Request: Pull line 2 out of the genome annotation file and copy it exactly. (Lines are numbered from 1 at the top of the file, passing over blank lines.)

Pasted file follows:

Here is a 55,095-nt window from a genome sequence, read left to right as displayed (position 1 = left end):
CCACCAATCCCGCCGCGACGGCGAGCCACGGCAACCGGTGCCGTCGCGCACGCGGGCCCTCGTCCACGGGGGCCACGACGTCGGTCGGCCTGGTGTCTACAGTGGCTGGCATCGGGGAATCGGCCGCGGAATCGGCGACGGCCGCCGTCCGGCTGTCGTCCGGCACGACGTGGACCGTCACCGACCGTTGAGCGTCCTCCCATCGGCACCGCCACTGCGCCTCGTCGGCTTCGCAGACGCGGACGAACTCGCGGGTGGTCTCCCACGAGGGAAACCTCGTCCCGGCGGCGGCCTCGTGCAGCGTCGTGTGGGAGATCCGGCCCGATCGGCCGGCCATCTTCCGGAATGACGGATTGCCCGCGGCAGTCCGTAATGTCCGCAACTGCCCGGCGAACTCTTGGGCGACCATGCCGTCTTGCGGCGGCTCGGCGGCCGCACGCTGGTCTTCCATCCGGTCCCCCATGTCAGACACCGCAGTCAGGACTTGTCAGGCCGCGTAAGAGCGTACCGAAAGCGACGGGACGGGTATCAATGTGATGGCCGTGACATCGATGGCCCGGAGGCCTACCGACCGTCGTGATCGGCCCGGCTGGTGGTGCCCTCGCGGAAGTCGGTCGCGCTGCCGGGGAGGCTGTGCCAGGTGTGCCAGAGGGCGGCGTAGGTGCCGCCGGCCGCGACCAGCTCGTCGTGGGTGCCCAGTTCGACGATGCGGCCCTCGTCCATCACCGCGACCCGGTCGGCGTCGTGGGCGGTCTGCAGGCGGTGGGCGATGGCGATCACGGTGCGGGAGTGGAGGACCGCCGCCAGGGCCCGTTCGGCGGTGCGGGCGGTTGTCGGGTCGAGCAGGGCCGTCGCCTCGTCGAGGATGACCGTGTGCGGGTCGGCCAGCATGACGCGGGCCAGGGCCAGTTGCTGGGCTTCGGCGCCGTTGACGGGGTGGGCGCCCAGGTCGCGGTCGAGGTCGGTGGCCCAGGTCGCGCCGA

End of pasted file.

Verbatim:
CCACCAATCCCGCCGCGACGGCGAGCCACGGCAACCGGTGCCGTCGCGCACGCGGGCCCTCGTCCACGGGGGCCACGACGTCGGTCGGCCTGGTGTCTACAGTGGCTGGCATCGGGGAATCGGCCGCGGAATCGGCGACGGCCGCCGTCCGGCTGTCGTCCGGCACGACGTGGACCGTCACCGACCGTTGAGCGTCCTCCCATCGGCACCGCCACTGCGCCTCGTCGGCTTCGCAGACGCGGACGAACTCGCGGGTGGTCTCCCACGAGGGAAACCTCGTCCCGGCGGCGGCCTCGTGCAGCGTCGTGTGGGAGATCCGGCCCGATCGGCCGGCCATCTTCCGGAATGACGGATTGCCCGCGGCAGTCCGTAATGTCCGCAACTGCCCGGCGAACTCTTGGGCGACCATGCCGTCTTGCGGCGGCTCGGCGGCCGCACGCTGGTCTTCCATCCGGTCCCCCATGTCAGACACCGCAGTCAGGACTTGTCAGGCCGCGTAAGAGCGTACCGAAAGCGACGGGACGGGTATCAATGTGATGGCCGTGACATCGATGGCCCGGAGGCCTACCGACCGTCGTGATCGGCCCGGCTGGTGGTGCCCTCGCGGAAGTCGGTCGCGCTGCCGGGGAGGCTGTGCCAGGTGTGCCAGAGGGCGGCGTAGGTGCCGCCGGCCGCGACCAGCTCGTCGTGGGTGCCCAGTTCGACGATGCGGCCCTCGTCCATCACCGCGACCCGGTCGGCGTCGTGGGCGGTCTGCAGGCGGTGGGCGATGGCGATCACGGTGCGGGAGTGGAGGACCGCCGCCAGGGCCCGTTCGGCGGTGCGGGCGGTTGTCGGGTCGAGCAGGGCCGTCGCCTCGTCGAGGATGACCGTGTGCGGGTCGGCCAGCATGACGCGGGCCAGGGCCAGTTGCTGGGCTTCGGCGCCGTTGACGGGGTGGGCGCCCAGGTCGCGGTCGAGGTCGGTGGCCCAGGTCGCGCCGA